What is happening to February? It’s more than half over?! Better post this month’s Nerdy Special List, then.
Jen at Jen’s Book Thoughts read two standout February releases:
Birthdays for the Dead (Harper Paperback, Feb. 19) is the new standalone from Stuart Macbride. Detective Ash Henderson is part of the task force trying to catch the Birthday Boy, a psychotic killer who is abducting girls just before their 13th birthday, torturing them to death, and then sending their parents birthday cards every year on the girl’s birthday—cards that contain progressive pictures of the girl’s torture. Henderson has a piece of information the rest of the team lacks, though. The Birthday Boy kidnapped and killed Henderson’s daughter. This is a deliciously dark psychological thriller. Whether you’ve read Macbride before or not, if dark and haunting is your kind of thriller, Birthdays for the Dead is a must!
The Day Is Dark (St. Martin’s Griffin, Feb. 26), by Icelandic crime fiction writer Yrsa Sigurdardóttir, continues her Thóra Gudmundsdóttir series. Thóra travels to Greenland to help investigate the disappearance of two men working on a mining research project. The local inhabitants believe the location of the project is cursed and the more Thóra investigates, the more the curse looks possible. The juxtaposition of science and myth makes this mystery thought-provoking and intriguing. The writing may seem clunky at times, but this may likely be due to the translation. The underlying story is complex and the supporting characters are as rich and developed as the protagonist herself.
Danielle at There’s a Book has two recommendations as well, but in different categories:
Out of the Easy by Ruta Sepetys (Philomel Books, Feb. 12) is the follow-up to her very successful debut novel, Between Shades of Gray, and she proves she’s here to stay. Easy tells the story of Josie, a young girl trapped in New Orleans during the 1950s due to her mother’s profession as a prostitute. Josie’s determination to get out and make a life for herself is thwarted by the death of a visitor she can’t seem to distance herself from. Out of the Easy is rich and full of all of the mystery you could hope for in a setting such as New Orleans. Despite this being a young adult novel, I could easily see adult readers falling in love with this world and Ruta Sepetys’s brilliant storytelling yet again.
Flora and the Flamingo by Molly Idle (Chronicle Books, Feb. 5) is one of the most beautiful and entertaining picture books created to date. Idle’s illustrations, which include strategically placed flaps that lift, tell the story of an uncoordinated aspiring ballerina and a graceful flamingo who attempts to teach the little girl how to dance. It’s a wordless picture book that captures the true meaning of grace, beauty, and friendship. Not only is it a favorite of my four-year-old daughter, but Flora and the Flamingo is quite possibly my favorite picture book to date.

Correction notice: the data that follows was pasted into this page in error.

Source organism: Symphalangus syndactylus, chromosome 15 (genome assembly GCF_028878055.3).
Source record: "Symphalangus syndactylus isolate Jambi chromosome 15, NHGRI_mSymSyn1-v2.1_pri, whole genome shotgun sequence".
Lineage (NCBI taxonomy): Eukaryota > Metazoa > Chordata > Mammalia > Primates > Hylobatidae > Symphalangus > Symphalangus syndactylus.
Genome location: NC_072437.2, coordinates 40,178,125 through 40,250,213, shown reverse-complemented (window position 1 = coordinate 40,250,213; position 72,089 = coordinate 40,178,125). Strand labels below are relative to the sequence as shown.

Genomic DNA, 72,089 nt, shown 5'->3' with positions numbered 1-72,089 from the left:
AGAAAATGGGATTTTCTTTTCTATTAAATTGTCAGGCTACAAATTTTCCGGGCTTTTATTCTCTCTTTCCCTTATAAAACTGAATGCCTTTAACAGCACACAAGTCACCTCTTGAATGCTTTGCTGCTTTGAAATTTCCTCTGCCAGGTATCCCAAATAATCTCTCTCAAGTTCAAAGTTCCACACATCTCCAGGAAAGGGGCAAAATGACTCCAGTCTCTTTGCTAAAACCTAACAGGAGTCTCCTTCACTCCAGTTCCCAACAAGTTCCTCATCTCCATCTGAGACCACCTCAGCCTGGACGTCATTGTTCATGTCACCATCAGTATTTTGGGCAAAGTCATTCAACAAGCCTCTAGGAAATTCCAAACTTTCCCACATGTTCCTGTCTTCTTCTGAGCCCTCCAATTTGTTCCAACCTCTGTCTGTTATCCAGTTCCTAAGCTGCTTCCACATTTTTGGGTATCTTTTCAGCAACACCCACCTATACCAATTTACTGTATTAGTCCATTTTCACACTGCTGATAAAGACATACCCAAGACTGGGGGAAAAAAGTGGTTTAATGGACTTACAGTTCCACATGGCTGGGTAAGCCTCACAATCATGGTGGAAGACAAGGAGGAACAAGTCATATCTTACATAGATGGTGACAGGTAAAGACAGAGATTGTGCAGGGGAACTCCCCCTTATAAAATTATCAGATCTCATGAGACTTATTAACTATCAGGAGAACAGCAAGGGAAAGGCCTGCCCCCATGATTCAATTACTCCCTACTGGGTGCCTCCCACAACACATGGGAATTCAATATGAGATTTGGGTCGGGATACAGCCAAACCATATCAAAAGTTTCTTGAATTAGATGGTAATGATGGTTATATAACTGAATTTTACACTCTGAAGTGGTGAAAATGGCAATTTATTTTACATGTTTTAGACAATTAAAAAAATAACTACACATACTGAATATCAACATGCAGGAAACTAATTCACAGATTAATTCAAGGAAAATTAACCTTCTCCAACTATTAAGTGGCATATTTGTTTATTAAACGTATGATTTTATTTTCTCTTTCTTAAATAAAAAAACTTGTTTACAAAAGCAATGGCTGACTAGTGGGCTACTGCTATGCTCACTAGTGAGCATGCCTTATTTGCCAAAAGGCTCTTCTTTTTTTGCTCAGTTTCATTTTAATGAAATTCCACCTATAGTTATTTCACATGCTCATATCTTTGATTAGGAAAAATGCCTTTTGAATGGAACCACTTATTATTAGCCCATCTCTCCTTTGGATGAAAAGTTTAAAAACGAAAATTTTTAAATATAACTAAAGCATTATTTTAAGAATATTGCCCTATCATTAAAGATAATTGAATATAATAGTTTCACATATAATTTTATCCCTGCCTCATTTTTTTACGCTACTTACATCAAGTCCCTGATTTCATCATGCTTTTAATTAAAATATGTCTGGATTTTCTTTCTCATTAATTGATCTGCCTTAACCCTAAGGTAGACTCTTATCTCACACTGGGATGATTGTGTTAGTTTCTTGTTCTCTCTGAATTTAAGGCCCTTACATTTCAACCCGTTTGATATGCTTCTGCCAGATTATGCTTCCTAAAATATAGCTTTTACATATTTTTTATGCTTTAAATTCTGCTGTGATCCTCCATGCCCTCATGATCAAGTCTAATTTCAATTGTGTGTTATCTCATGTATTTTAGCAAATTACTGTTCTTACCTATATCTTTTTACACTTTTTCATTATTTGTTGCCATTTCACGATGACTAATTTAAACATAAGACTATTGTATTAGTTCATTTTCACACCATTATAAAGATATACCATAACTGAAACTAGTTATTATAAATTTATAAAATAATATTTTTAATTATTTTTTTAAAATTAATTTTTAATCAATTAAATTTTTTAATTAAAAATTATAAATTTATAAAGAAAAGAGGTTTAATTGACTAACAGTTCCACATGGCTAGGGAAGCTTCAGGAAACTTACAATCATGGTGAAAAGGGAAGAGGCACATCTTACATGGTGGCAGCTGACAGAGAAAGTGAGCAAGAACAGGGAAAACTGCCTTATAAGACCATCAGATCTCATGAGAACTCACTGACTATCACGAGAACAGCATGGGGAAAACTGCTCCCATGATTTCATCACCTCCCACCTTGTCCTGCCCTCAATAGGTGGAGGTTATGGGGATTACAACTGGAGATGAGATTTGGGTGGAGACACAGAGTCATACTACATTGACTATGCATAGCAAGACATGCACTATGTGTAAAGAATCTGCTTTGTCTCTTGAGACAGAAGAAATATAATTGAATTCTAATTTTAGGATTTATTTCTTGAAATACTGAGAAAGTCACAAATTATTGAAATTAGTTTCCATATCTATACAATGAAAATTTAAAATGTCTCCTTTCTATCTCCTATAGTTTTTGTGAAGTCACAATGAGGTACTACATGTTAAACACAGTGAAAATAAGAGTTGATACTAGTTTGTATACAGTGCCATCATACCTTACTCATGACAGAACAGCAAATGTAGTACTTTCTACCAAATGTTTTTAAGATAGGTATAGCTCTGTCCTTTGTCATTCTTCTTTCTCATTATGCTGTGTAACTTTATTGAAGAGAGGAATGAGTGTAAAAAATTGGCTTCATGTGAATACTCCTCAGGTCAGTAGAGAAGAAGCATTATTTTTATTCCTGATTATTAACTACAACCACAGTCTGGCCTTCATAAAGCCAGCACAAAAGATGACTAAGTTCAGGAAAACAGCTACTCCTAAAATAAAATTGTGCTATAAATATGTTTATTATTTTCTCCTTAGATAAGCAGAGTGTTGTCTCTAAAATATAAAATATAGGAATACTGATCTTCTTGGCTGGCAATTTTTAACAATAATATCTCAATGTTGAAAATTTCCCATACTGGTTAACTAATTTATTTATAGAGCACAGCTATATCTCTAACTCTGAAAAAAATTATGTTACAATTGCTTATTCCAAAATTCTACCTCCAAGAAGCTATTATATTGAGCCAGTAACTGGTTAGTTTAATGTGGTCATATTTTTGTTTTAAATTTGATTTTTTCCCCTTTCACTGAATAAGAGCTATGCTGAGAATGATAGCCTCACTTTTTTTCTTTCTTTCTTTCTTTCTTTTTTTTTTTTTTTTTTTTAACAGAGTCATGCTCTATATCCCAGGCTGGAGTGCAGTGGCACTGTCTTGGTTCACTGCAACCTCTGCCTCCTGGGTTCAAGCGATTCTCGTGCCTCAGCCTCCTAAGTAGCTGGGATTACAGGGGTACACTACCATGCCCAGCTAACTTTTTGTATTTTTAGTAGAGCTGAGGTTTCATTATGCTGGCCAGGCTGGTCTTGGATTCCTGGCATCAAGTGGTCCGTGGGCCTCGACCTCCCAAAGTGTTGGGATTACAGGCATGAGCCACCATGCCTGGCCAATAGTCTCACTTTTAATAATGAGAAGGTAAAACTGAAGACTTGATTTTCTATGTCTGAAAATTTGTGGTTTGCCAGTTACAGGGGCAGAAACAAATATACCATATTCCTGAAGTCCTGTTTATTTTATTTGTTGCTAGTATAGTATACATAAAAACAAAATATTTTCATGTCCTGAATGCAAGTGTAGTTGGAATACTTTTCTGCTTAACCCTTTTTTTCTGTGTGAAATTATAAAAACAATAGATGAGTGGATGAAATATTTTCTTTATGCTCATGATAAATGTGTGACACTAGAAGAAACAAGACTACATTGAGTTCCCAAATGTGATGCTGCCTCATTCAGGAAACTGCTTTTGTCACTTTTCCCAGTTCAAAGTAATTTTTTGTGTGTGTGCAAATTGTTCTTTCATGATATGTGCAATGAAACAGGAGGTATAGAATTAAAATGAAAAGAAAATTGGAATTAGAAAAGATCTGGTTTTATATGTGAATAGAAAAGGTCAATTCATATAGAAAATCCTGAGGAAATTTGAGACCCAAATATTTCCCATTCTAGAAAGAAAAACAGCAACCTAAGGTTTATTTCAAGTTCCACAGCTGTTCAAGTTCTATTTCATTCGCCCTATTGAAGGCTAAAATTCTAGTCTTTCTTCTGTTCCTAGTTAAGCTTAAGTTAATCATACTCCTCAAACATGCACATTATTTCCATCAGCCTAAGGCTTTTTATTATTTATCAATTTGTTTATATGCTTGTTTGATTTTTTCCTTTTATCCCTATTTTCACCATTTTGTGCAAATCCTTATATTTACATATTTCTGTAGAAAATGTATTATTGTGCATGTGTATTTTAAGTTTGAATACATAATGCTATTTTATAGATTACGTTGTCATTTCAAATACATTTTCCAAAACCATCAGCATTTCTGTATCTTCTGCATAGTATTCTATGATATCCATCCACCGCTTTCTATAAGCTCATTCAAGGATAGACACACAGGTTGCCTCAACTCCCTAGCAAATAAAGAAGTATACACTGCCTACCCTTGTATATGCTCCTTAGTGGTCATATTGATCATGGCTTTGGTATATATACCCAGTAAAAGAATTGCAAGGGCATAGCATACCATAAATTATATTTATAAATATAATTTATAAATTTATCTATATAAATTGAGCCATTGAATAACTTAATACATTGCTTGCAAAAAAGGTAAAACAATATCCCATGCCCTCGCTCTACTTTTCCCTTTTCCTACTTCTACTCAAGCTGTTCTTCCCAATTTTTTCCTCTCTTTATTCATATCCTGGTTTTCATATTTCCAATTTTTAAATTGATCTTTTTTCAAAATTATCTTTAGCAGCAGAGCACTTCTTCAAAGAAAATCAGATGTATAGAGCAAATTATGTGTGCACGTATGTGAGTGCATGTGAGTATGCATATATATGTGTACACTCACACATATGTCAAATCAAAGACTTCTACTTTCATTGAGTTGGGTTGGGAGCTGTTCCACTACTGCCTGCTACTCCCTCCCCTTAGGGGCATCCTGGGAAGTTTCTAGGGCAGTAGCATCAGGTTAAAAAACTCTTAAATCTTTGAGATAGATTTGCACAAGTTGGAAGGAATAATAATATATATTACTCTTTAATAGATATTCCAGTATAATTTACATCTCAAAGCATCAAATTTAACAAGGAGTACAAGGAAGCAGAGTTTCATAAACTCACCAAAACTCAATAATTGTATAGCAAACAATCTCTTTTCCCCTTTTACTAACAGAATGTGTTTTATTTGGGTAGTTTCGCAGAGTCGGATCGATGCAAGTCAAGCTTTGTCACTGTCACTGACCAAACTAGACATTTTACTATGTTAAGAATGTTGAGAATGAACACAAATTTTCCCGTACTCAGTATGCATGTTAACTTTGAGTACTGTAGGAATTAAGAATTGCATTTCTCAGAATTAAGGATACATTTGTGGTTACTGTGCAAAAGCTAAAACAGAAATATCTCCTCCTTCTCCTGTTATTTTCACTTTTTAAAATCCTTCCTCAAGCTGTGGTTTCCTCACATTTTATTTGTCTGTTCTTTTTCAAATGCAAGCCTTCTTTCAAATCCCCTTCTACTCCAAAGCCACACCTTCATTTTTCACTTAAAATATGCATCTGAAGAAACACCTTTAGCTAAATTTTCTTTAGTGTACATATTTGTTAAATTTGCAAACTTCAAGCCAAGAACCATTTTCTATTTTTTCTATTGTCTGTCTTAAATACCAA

Since Tuesday, February 19, marks the 71st anniversary of the issuance of Executive Order 9066, which sent Japanese-Americans to internment camps during World War II, it seems fitting that this month’s standout book for me was Sophie Littlefield’s Garden of Stones (Harlequin MIRA, Feb. 26). It shredded me and left me wanting to weep for days. Jen asked me to mention that she also recommends this book.
The story begins with a killing in 1978, and Lucy Takeda is a suspect after a witness reports seeing her at the scene. The tale then travels back and forth between 1978 and the early 1940s, when a teenage Lucy and her beautiful mother, Miyako, are forced out of their Los Angeles home in the days following the Pearl Harbor attack and sent to Manzanar. Littlefield creates a sense of unrelenting dread as each day passes for Miyako and Lucy at the camp, with readers knowing the women are headed for experiences that would alter them forever, but feeling as helpless as the internees in doing anything about it.
Apparently, during the book’s proposal stage, Littlefield’s editor had to defend her qualification to write this book. The author, after thorough research, shows she’s definitely up to the task, telling the story in a convincing narrative voice, giving us a glimpse of how innocent Japanese-Americans must have felt during an ugly time in US history.
Littlefield steers clear of being manipulative and sensational, depicting horror with subtlety, which is more effective because our imagination fills in the rest. There are heartbreaking details about daily life in the camp, with Miyako and Lucy striving for dignity and grace even in the most degrading conditions, but there’s beauty, too, as represented by the titular object, and Lucy’s seed of hope that grows no matter how many times others try to kill it.
What books have you enjoyed so far this month? Which February releases are you looking forward to?